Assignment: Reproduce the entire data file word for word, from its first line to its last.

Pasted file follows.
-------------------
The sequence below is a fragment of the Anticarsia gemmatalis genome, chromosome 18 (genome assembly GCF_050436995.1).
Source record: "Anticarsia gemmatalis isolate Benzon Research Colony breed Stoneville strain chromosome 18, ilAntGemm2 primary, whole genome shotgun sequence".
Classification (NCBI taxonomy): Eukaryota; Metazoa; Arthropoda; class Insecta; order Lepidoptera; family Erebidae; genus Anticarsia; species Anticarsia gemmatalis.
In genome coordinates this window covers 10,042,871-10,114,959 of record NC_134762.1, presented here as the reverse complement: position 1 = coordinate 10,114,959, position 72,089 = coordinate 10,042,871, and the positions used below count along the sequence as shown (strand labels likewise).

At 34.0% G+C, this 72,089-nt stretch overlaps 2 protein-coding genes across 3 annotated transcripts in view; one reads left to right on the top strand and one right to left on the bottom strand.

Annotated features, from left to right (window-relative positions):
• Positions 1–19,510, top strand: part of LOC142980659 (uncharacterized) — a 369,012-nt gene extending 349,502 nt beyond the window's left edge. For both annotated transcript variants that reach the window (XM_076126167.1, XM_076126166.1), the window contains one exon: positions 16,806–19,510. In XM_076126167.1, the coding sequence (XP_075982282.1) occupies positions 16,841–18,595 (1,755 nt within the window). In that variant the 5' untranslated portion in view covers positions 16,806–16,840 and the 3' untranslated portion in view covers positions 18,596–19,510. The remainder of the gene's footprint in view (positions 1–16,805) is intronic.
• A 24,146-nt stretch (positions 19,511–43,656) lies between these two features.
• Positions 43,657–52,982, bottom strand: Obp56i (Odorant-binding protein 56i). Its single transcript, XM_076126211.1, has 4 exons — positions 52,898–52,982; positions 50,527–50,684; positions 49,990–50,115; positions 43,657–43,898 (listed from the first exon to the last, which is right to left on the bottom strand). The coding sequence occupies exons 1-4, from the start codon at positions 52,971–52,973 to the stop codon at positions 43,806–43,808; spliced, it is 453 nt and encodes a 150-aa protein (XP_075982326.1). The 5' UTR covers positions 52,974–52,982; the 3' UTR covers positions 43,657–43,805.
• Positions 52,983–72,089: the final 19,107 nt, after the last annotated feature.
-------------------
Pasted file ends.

The sequence below is a fragment of the Anticarsia gemmatalis genome, chromosome 18 (genome assembly GCF_050436995.1).
Source record: "Anticarsia gemmatalis isolate Benzon Research Colony breed Stoneville strain chromosome 18, ilAntGemm2 primary, whole genome shotgun sequence".
Classification (NCBI taxonomy): Eukaryota; Metazoa; Arthropoda; class Insecta; order Lepidoptera; family Erebidae; genus Anticarsia; species Anticarsia gemmatalis.
In genome coordinates this window covers 10,042,871-10,114,959 of record NC_134762.1, presented here as the reverse complement: position 1 = coordinate 10,114,959, position 72,089 = coordinate 10,042,871, and the positions used below count along the sequence as shown (strand labels likewise).

At 34.0% G+C, this 72,089-nt stretch overlaps 2 protein-coding genes across 3 annotated transcripts in view; one reads left to right on the top strand and one right to left on the bottom strand.

Annotated features, from left to right (window-relative positions):
• Positions 1–19,510, top strand: part of LOC142980659 (uncharacterized) — a 369,012-nt gene extending 349,502 nt beyond the window's left edge. For both annotated transcript variants that reach the window (XM_076126167.1, XM_076126166.1), the window contains one exon: positions 16,806–19,510. In XM_076126167.1, the coding sequence (XP_075982282.1) occupies positions 16,841–18,595 (1,755 nt within the window). In that variant the 5' untranslated portion in view covers positions 16,806–16,840 and the 3' untranslated portion in view covers positions 18,596–19,510. The remainder of the gene's footprint in view (positions 1–16,805) is intronic.
• A 24,146-nt stretch (positions 19,511–43,656) lies between these two features.
• Positions 43,657–52,982, bottom strand: Obp56i (Odorant-binding protein 56i). Its single transcript, XM_076126211.1, has 4 exons — positions 52,898–52,982; positions 50,527–50,684; positions 49,990–50,115; positions 43,657–43,898 (listed from the first exon to the last, which is right to left on the bottom strand). The coding sequence occupies exons 1-4, from the start codon at positions 52,971–52,973 to the stop codon at positions 43,806–43,808; spliced, it is 453 nt and encodes a 150-aa protein (XP_075982326.1). The 5' UTR covers positions 52,974–52,982; the 3' UTR covers positions 43,657–43,805.
• Positions 52,983–72,089: the final 19,107 nt, after the last annotated feature.